Wednesday, 2 April 2014

I’m Sitting In The Railway Station…

…I did like these two!

Euston_Station_LondonOn Monday I had 40 minutes to wait at Euston Station, whilst waiting for a friend who was going with me to [yet another] World Day of Prayer Committee. I am not one to sit about idly – but  I have no guitar, and cannot play, so was unable to busk and supplement the family budget.Here is how I spent my time …

simple things

I went into WHSmith and flicked through the craft magazines. Nothing new there, and all quite expensive. None of them had a ‘free’ gift attached which would have made a purchase more worthwhile.

So then I went and checked the progress of friend’s train [good move – it was arriving at a different platform than first stated]

stephen rowe railway chaplain eustojn

Then I saw a sign pointing to “Chaplain’s Office”. I had received a letter from the London City Mission on Saturday, asking us to pray for the railway chaplains, and I have never met one. So I knocked on his door! Stephen Rowe was a very gracious man and told me all about his work.

The chaplains are there for the staff, their families and the travelling public, offering help and a listening ear. They do a great job – and it was lovely to be able to meet Stephen in person.

bodyshop bodybutter

The BodyShop store on the concourse had “Almond Body Butter” reduced to £5 a tub. Good name, I thought, being the possessor of a small Almond Body. I tried some of the tester on my hands. They smelt like weird marzipan for ages. Not buying any of that then!


I still had a few minutes left, so sat and read half a dozen pages of my Montalbano novel. I dreamed of being in the Sicilian sunshine, enjoying a bowl of pasta [lightly dressed with olive oil, garlic and anchovies] and a really good cup of coffee…

Then the train arrived and we went to the committee meeting together.

I’d made a new friend, and met up with an old one – and felt the time had been well spent. What do you do on railway stations if you are forced to wait around for a while?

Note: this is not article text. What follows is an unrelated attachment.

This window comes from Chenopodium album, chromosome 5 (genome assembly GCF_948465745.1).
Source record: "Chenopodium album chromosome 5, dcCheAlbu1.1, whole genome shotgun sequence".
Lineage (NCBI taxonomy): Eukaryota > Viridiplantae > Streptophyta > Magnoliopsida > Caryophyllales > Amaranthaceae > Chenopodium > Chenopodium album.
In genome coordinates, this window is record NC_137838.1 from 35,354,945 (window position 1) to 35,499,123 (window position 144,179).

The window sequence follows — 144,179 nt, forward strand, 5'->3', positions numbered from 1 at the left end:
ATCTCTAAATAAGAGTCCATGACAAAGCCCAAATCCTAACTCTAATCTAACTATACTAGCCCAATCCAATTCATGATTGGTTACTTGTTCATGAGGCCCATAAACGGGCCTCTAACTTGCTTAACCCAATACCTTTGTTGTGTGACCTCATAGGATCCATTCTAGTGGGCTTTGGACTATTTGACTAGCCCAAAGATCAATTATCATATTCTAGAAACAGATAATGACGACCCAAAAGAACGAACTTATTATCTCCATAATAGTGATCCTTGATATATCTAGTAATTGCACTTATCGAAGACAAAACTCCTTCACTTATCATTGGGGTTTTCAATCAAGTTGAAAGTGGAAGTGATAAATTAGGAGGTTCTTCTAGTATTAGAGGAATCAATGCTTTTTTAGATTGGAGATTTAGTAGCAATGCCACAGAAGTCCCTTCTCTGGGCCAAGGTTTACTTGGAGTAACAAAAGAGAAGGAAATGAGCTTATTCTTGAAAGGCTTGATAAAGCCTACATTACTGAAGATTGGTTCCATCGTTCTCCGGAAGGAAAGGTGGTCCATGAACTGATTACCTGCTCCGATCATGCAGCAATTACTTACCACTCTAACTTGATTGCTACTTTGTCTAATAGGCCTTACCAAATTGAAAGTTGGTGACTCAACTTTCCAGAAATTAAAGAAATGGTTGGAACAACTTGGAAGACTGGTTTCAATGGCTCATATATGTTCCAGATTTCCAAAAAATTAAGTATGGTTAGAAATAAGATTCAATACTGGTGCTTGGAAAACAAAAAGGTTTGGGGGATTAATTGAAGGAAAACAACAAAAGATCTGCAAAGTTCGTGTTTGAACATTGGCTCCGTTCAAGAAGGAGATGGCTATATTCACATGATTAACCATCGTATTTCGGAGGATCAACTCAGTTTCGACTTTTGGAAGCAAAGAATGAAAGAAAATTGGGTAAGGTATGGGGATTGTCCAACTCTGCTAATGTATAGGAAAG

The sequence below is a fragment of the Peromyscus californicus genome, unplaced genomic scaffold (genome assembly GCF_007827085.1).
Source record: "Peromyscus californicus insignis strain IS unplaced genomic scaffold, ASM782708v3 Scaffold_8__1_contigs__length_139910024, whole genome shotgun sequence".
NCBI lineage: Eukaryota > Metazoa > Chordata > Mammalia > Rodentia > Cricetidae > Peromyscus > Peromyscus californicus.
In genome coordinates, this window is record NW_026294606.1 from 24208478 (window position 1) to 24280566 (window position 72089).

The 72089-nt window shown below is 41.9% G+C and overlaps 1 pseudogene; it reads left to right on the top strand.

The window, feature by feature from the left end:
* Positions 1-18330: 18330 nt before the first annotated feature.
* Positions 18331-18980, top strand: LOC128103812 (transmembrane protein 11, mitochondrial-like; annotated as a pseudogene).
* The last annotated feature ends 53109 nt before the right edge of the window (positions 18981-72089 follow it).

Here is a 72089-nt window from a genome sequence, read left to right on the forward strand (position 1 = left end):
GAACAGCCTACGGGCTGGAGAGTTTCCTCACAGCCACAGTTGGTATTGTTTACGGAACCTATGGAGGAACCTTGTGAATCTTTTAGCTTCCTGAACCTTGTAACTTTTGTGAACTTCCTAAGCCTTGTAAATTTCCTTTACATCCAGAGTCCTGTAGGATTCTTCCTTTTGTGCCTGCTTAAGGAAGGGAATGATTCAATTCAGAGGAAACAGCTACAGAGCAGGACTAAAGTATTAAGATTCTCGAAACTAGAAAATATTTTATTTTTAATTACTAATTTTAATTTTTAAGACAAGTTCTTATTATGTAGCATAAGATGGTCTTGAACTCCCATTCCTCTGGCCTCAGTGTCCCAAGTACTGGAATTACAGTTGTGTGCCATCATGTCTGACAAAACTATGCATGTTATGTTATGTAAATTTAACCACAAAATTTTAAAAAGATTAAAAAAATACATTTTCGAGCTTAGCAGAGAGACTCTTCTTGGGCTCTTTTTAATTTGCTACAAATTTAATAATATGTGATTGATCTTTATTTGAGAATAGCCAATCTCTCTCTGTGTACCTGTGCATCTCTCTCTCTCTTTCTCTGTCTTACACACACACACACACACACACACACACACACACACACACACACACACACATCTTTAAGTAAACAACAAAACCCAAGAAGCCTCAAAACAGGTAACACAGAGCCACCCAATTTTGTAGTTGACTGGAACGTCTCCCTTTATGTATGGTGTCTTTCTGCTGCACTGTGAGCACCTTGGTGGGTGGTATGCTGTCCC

1. You did have an interesting wait. I know that airports have chaplains, but had no idea that railway stations also had them. What a good idea. There must be so many weary people, maybe a little lost, arriving on big city stations.

  2. Very profitable use of time! Like you I usually pack a book - just in case there's time to open it. I sometimes take some knitting too - all guaranteed to ensure there's no time to either knit or read. Sometimes a little time doing nothing except people watching or thinking is just the job. Vee x

  3. "Homeward Bound" was played on Navy ships' tannoys after a long deployment (six months), as the ships entered British waters.
    Train travel here is different from how I remember it in the UK. You check in, the porter takes your luggage, passengers are called to the train. I've only traveled once by train here, in twenty four years.
    Jane x

  4. That's really cool about the chaplain! I didn't know that, but it makes sense! You made good use of your time. I tend to sit and read, have a mooch around any station shops (WH SMITH is a classic) and my FAVOURITE thing of all is to play the 'Highest price' game. You find a ticket machine that no one else is using (caution- do not play this game at peak time if you don't want to be lynched!) and then go to the A-Z finder and try to find the most expensive fare you can! This is more fun with a friend as you then have more of competition! This has kept me entertained at Stratford Station late at night on platform 8 for many minutes!!! I think my record is £535!!!! x

  5. A knitter here who waited at Victoria Station on that same Monday morning for a friend, her train was delayed for nearly an hour so much knitting and people watching was done. On meeting up we took a taxi to Euston, where luggage was deposited before we joined third friend and lunched in British Museum Restaurant. We caught up on events over the past year, more knitting done by me at the same time and on my journey home from Waterloo. What does one call a collection of stations?

  6. I thoroughly approve of all that knitting! Not sure about the colelctive term for stations. I do know that STATIONMASTER is an anagram of TO STEAM TRAINS though [I have spent too long doing crosswords whilst waiting on platforms]


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